First Posted: 2/21/2014
Over the years, I’ve fallen in love with the work of many writers. Yet something – shyness perhaps – prevents me from sending off fan letters to thank these people for the gifts of their imagination, linguistic brilliance, compelling characters and themes, and stories in which I can lose myself.
Writing a column about books is one way to remedy this lapse, so today, here’s a belated Valentine to Louise Erdrich, author of several of my favorite novels: “Love Medicine,” “The Beet Queen,” “Tracks” and “The Bingo Palace.” Taken together, along with several others, this quartet of books weaves a complex tapestry of lives braided together by heritage, proximity, and fate. Erdrich’s own ethnic mix, German and Ojibwe (Chippewa), and the fact that she grew up in North Dakota, provided her with the intimate knowledge of the cultures and geography she needed to create her vibrant fictional worlds.
Many critics have compared her to Faulkner, and rightfully so. Just as he invented Yoknapatawpha County, Erdrich invents a mythical Ojibwe reservation that is home to most of the characters, as well as the nearby town of Argus, North Dakota, where “The Beet Queen,” and some scenes from other books are set. Likewise, she uses Faulkner’s technique of multiple narrators – a device that drives some readers crazy, but one that I admire and enjoy because we get to hear the stories from multiple and often conflicting perspectives. I suspect that what really bothers some readers and critics is that Erdrich makes us work hard to piece together the disjointed chronology of the saga that emerges in these books.
The complex family relationships are even trickier to figure out. I understand that more recent editions of these books include family trees, but I’m glad I read the older ones, where the connections between the Kashpaws and Nanapushes, Pillagers, Morrisseys and Adares, are revealed piecemeal. Like many early readers, I found myself drawing diagrams of family trees, filling in new relationships as I discovered them, book by book. The pleasure of finding these connections for myself, like the satisfaction of placing a jigsaw puzzle piece in the right spot to complete the picture, came from the countless “Aha!” moments in which the answer to some nagging question, some mystery, was revealed.
Even if you’re not nerdy enough to enjoy piecing the whole story together, you’d find it hard not to be fascinated by the people who inhabit the novels. Like a ventriloquist or brilliant impersonator, she brings to life these richly drawn characters, each with his or her distinct personality and voice. I love them all, but my favorite is the mysterious Fleur Pillager. Fleur represents the old ways of her tribe that, throughout the novels, are constantly pitted against the encroachments of the modern world. Silent, strong, capable and passionate, Fleur is a woman to be reckoned with, respected and feared by the other characters. They believe she is a witch, saved several times from drowning because the water monster, Misshepeshu, has taken her as his mistress. Whatever the cause, she uses her powers to heal and to destroy.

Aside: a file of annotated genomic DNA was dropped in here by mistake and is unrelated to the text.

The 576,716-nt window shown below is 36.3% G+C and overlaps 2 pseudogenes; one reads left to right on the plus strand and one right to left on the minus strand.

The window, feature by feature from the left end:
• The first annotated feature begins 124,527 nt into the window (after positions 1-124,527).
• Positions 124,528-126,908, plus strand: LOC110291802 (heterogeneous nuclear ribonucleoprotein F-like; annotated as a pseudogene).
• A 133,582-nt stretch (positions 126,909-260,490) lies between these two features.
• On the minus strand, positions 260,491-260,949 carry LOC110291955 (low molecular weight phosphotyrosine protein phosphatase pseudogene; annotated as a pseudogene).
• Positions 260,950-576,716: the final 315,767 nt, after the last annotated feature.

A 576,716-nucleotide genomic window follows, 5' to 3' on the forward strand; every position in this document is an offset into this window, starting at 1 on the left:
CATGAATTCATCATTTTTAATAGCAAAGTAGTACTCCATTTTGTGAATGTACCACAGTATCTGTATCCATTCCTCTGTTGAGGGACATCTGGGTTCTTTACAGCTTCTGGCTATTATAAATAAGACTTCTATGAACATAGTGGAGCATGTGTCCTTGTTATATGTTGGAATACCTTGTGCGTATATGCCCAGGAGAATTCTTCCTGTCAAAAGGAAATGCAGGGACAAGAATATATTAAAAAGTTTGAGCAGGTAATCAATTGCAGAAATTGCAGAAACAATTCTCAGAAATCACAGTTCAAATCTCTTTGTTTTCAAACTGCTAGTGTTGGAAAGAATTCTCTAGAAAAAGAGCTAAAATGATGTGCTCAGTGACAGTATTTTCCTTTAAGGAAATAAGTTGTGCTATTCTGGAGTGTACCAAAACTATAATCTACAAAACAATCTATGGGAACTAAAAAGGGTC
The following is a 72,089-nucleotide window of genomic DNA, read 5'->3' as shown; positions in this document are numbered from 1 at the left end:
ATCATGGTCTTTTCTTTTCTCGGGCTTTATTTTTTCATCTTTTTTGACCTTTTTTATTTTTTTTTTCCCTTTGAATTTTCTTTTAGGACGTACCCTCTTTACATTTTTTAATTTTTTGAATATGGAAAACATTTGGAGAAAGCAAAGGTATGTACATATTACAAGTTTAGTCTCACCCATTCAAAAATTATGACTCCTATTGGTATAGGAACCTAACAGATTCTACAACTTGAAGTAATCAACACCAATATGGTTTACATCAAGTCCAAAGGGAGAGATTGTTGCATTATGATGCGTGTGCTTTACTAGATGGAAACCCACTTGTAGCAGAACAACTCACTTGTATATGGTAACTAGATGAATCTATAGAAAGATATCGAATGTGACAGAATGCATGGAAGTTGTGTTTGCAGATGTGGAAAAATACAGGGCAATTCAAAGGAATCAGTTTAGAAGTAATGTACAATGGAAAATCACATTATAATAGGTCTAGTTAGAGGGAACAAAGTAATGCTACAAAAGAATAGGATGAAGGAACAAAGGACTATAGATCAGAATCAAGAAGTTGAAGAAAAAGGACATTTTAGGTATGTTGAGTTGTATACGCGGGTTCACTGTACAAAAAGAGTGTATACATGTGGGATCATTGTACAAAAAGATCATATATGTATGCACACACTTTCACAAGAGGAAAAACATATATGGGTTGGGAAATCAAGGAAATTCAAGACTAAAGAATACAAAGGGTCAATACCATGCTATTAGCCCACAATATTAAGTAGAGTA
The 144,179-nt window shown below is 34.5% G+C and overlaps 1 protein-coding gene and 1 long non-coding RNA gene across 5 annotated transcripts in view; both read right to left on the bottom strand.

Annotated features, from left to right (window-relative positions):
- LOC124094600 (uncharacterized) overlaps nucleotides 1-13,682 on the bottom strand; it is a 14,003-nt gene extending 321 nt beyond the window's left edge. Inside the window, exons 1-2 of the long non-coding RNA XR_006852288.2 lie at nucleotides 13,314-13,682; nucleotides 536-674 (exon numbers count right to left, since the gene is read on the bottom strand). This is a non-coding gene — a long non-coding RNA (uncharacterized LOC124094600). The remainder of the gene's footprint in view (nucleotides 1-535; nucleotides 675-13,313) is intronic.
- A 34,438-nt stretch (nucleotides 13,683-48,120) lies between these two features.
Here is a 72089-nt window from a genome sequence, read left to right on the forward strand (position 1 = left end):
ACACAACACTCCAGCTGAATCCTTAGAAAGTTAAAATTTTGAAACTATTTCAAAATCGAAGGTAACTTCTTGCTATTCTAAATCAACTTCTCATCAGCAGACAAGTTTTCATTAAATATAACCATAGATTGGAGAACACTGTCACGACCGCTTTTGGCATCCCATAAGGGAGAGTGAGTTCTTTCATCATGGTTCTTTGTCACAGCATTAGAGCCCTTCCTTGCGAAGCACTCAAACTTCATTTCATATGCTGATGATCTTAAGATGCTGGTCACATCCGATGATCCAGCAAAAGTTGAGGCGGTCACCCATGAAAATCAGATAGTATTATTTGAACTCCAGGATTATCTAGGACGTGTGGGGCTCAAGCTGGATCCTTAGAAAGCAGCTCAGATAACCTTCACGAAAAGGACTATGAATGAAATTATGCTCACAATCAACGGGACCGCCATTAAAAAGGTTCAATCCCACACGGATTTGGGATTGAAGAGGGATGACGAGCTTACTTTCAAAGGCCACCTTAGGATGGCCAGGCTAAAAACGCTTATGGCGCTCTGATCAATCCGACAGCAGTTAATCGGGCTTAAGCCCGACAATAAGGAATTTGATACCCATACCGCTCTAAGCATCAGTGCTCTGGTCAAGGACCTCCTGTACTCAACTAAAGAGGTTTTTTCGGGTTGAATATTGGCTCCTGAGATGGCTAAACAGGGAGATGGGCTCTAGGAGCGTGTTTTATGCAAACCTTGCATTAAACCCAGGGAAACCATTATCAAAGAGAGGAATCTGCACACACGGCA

I believe that Fleur represents the inner fierceness her creator feels, but cannot express openly. In a 2010 interview in “The Paris Review,” Erdrich recalls: “You get all that praise for good behavior, but inside, you’re seething.”
At the same time, Fleur’s life embodies the themes that run through these novels: the losses and hardships her people have experienced through sickness, famine and the government’s gradual takeover of their lands, and also, because she’s linked to four generations, the power of family ties, and the ability of her people to survive. As her name signifies, she is, on the one hand, a pillar of strength, a restorer and healer, as we see in “The Beet Queen,” when she rescues Karl Adare, heals his shattered legs and cures him of pneumonia. But she is also, quite literally, a pillager – the implacable ravager of the white men who rape her land and her body.
In “Tracks,” when the loggers who come to cut down the last stand of her beloved trees, she beats them at their own game, sawing the trees part way through so that, when a breeze comes up, the trees crash to the ground, killing the men. Later, we find her working in a butcher shop in Argus, where she consistently beats her four male co-workers at poker. When the men, humiliated, beat and rape her to put her in her place, she enacts a terrible revenge, trapping them in the shop’s meat locker, where they freeze to death. We’re led to believe that she covers her tracks by conjuring up a tornado that devastates the town, so that when the frozen bodies are discovered, it appears that the storm has caused their deaths. While there are many tragedies and disasters in these novels, Erdrich leavens them with wonderful, often grotesque, humor.
All this richness comes to life through Erdrich’s powerful, precise language that often makes use of her talents as a poet. In “The Beet Queen,” Mary Adare ponders the question of what happens to our memories when our brains have been damaged, and thinks about her own mind.
“I felt the live thoughts hum inside of me, and I pictured tiny bees, insects made of blue electricity, a colony so fragile that it would scatter at the slightest touch. I imagined a blow…or a stroke, and I saw the whole swarm vibrating out. Who could stop them? Who could catch them in their hands?”
The answer is: Louise Erdrich. She has put her bees to work and captured them on the pages of her novels for us to marvel at, and for this feat, this gift to us, her readers, I thank her.